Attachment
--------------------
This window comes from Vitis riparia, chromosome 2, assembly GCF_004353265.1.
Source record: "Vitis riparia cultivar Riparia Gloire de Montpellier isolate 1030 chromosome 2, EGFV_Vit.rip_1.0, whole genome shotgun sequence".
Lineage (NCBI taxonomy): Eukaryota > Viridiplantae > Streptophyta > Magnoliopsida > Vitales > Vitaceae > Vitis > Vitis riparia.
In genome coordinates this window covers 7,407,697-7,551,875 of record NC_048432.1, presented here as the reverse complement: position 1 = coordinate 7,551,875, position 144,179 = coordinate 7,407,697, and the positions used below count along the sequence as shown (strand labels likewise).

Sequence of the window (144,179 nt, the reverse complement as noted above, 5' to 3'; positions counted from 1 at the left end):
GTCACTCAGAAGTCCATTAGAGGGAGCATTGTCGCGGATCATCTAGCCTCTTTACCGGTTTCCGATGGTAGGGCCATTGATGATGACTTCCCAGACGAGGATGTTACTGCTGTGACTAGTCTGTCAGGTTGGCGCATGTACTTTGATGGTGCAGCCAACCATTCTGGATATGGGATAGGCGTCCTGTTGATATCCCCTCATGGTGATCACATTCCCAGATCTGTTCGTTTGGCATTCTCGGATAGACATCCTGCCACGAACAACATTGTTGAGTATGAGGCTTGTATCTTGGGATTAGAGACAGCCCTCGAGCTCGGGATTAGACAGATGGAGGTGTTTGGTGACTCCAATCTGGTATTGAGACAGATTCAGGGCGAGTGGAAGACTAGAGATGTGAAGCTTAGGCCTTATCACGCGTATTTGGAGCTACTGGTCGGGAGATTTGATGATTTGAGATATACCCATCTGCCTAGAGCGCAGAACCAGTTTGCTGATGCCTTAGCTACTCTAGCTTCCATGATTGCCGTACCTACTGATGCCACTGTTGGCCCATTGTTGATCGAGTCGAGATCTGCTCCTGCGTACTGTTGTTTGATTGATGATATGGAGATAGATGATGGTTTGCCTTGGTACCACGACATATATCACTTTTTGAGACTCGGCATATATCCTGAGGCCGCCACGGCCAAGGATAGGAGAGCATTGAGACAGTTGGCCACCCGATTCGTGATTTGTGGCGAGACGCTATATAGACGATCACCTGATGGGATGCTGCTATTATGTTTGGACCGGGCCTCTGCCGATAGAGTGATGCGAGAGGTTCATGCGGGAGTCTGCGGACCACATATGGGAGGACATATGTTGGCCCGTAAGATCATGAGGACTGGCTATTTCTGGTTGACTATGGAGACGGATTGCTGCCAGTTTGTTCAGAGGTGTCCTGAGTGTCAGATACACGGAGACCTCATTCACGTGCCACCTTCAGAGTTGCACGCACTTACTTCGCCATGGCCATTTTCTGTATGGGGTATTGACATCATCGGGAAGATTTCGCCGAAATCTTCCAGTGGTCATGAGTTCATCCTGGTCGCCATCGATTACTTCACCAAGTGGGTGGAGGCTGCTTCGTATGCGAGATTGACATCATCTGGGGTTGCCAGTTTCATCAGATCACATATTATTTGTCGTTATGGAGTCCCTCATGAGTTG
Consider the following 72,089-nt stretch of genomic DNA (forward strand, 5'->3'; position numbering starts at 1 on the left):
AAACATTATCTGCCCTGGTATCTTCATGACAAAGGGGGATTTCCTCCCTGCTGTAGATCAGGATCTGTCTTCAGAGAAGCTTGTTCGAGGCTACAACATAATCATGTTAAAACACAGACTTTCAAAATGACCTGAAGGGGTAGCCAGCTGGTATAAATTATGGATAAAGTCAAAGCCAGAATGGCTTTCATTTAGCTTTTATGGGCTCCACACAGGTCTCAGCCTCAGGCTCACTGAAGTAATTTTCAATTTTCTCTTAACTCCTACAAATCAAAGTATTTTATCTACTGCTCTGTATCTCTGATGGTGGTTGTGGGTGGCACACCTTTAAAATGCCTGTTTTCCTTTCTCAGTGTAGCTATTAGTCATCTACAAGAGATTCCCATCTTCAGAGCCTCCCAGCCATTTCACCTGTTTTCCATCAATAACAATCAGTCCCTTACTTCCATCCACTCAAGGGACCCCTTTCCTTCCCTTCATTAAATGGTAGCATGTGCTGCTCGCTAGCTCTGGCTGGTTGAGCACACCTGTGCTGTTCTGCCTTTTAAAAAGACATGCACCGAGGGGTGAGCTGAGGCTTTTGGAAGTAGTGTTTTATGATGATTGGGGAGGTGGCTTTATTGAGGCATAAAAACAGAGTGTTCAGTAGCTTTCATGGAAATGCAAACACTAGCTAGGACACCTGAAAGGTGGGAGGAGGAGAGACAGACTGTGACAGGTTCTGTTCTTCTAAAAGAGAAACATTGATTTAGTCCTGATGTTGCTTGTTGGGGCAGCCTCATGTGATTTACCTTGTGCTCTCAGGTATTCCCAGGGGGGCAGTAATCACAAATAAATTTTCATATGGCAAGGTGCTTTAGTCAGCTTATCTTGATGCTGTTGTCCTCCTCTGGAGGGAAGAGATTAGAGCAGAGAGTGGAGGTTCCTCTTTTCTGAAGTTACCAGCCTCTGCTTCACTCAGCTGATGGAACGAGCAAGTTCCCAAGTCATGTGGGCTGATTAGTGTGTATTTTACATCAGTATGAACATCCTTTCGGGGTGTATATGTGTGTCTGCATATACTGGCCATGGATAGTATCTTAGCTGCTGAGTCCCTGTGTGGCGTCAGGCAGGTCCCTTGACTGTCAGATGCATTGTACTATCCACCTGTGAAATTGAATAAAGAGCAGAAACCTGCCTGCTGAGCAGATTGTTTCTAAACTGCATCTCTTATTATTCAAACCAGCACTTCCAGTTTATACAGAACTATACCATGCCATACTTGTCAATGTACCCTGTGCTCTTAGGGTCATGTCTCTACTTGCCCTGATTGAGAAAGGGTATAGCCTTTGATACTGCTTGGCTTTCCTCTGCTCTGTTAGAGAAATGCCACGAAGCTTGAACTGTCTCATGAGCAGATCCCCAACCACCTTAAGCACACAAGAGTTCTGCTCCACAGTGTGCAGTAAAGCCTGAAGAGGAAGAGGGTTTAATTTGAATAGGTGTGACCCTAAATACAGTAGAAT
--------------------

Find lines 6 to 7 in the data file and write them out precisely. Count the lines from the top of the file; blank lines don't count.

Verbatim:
GTCACTCAGAAGTCCATTAGAGGGAGCATTGTCGCGGATCATCTAGCCTCTTTACCGGTTTCCGATGGTAGGGCCATTGATGATGACTTCCCAGACGAGGATGTTACTGCTGTGACTAGTCTGTCAGGTTGGCGCATGTACTTTGATGGTGCAGCCAACCATTCTGGATATGGGATAGGCGTCCTGTTGATATCCCCTCATGGTGATCACATTCCCAGATCTGTTCGTTTGGCATTCTCGGATAGACATCCTGCCACGAACAACATTGTTGAGTATGAGGCTTGTATCTTGGGATTAGAGACAGCCCTCGAGCTCGGGATTAGACAGATGGAGGTGTTTGGTGACTCCAATCTGGTATTGAGACAGATTCAGGGCGAGTGGAAGACTAGAGATGTGAAGCTTAGGCCTTATCACGCGTATTTGGAGCTACTGGTCGGGAGATTTGATGATTTGAGATATACCCATCTGCCTAGAGCGCAGAACCAGTTTGCTGATGCCTTAGCTACTCTAGCTTCCATGATTGCCGTACCTACTGATGCCACTGTTGGCCCATTGTTGATCGAGTCGAGATCTGCTCCTGCGTACTGTTGTTTGATTGATGATATGGAGATAGATGATGGTTTGCCTTGGTACCACGACATATATCACTTTTTGAGACTCGGCATATATCCTGAGGCCGCCACGGCCAAGGATAGGAGAGCATTGAGACAGTTGGCCACCCGATTCGTGATTTGTGGCGAGACGCTATATAGACGATCACCTGATGGGATGCTGCTATTATGTTTGGACCGGGCCTCTGCCGATAGAGTGATGCGAGAGGTTCATGCGGGAGTCTGCGGACCACATATGGGAGGACATATGTTGGCCCGTAAGATCATGAGGACTGGCTATTTCTGGTTGACTATGGAGACGGATTGCTGCCAGTTTGTTCAGAGGTGTCCTGAGTGTCAGATACACGGAGACCTCATTCACGTGCCACCTTCAGAGTTGCACGCACTTACTTCGCCATGGCCATTTTCTGTATGGGGTATTGACATCATCGGGAAGATTTCGCCGAAATCTTCCAGTGGTCATGAGTTCATCCTGGTCGCCATCGATTACTTCACCAAGTGGGTGGAGGCTGCTTCGTATGCGAGATTGACATCATCTGGGGTTGCCAGTTTCATCAGATCACATATTATTTGTCGTTATGGAGTCCCTCATGAGTTG
Consider the following 72,089-nt stretch of genomic DNA (forward strand, 5'->3'; position numbering starts at 1 on the left):